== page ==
Oral-fluid samples for surveillance of commercial growing pigs for porcine reproductive and respiratory syndrome virus and porcine circovirus type 2 infections
John R. Prickett; Wonil Kim, DVM, PhD; Robert Simer, DVM; Kyoung-Jin Yoon, DMV, PhD; Jeff Zimmerman, DVM, PhD
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Objectives: To validate the use of oral fluids to detect infections with porcine reproductive and respiratory syndrome virus (PRRSV) and porcine circovirus type 2 (PCV2) in three commercial swine herds.
Materials and methods: Oral-fluid and serum samples were collected from one barn on each of three PRRSV-infected finishing sites. Six pens per barn (20 to 30 pigs per pen) were sampled repeatedly, beginning when the pigs entered the facilities (3 weeks of age), and then at 5, 8, 12, and 16 weeks of age. Serum samples were tested using a commercial PRRS ELISA. Both serum and oral-fluid samples were tested for PRRSV by quantitative reverse-transcriptase polymerase chain reaction (PCR), and oral fluids were tested for PCV2 by quantitative PCR.
Results: Site One pigs seroconverted to PRRS at 8 to 12 weeks of age, and Site Two and Three pigs at 5 to 8 weeks of age. At all sites, individual serum samples tested PCR-negative for PRRSV in pigs 3 and 5 weeks old, while > 1 sample tested positive in pigs 8, 12, and 16 weeks old. Overall, there was 77% agreement between oral-fluid and serum pen-level results. At all sites, PCV2 was repeatedly detected in oral fluids.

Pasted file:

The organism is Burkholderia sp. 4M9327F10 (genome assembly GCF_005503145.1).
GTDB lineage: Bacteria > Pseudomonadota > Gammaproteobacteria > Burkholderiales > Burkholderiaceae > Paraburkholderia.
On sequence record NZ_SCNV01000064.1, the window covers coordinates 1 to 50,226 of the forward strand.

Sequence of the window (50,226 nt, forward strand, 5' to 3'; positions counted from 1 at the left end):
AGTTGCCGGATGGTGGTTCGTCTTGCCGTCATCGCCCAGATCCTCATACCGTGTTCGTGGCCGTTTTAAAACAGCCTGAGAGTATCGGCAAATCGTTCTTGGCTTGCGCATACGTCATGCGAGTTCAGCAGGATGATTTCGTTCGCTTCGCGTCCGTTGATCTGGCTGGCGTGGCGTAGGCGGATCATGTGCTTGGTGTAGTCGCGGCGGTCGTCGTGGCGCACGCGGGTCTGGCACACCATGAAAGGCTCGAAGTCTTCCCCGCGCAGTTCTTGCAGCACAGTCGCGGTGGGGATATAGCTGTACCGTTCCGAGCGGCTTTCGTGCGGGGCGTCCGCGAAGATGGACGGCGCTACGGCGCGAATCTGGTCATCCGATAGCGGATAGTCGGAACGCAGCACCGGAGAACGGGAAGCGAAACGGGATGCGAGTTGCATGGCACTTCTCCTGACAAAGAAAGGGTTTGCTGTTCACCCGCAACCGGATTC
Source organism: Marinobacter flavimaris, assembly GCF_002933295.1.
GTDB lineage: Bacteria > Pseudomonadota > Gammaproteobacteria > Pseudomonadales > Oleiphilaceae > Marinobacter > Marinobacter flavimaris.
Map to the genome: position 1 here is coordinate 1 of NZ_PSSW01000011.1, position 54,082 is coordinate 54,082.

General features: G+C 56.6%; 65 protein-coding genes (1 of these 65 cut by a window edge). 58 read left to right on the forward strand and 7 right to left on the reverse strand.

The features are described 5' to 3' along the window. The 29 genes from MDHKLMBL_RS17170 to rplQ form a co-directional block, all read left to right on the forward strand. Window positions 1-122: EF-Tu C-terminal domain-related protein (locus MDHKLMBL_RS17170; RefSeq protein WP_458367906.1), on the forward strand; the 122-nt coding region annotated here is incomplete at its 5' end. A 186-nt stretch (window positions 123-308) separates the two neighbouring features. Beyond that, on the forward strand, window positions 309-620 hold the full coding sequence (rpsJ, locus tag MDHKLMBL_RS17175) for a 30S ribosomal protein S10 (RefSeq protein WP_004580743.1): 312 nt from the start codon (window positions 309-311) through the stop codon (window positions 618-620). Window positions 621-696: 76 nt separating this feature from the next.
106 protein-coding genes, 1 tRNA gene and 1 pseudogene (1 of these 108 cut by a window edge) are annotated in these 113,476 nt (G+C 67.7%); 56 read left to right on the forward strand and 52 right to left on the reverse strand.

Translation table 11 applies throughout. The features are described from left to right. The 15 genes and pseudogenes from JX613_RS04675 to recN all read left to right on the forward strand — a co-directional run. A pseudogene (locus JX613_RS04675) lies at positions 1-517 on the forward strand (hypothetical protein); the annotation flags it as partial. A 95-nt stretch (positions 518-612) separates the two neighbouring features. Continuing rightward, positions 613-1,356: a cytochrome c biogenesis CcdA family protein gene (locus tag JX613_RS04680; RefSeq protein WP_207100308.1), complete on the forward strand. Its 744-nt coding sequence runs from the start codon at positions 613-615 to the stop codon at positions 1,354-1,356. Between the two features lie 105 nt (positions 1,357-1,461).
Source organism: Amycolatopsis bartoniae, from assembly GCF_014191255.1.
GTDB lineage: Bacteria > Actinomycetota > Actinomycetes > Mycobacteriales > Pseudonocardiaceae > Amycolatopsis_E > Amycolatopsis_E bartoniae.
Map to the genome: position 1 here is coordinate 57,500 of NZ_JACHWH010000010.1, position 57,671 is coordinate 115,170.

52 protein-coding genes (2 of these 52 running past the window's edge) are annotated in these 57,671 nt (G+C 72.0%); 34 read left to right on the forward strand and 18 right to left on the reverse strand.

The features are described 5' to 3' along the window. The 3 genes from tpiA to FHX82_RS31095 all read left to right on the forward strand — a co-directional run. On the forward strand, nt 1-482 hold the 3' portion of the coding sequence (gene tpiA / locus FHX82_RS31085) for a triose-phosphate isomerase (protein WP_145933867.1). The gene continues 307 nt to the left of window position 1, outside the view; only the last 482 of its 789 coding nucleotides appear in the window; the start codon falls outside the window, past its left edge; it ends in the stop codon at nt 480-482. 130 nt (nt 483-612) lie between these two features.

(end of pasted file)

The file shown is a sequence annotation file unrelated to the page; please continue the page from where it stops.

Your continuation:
Implications: Oral-fluid samples may be used to monitor PRRSV and PCV2 infections in commercial production systems. PRRS virus is detectable in oral fluids for 3 to 8 weeks, and PCV2 may be detectable for > 8 weeks. Sampling at 2- to 4-week intervals is recommended for surveillance of PRRSV and PCV2.
Keywords: oral-fluid, surveillance, polymerase chain reaction, porcine circovirus type 2, porcine reproductive and respiratory syndrome virus, PCR, PCV2, PRRS
Cite as: Prickett JR, Kim W, Simer R, et al. Oral-fluid samples for surveillance of commercial growing pigs for porcine reproductive and respiratory syndrome virus and porcine circovirus type 2 infections. J Swine Health Prod 2008;16(2):86-91.
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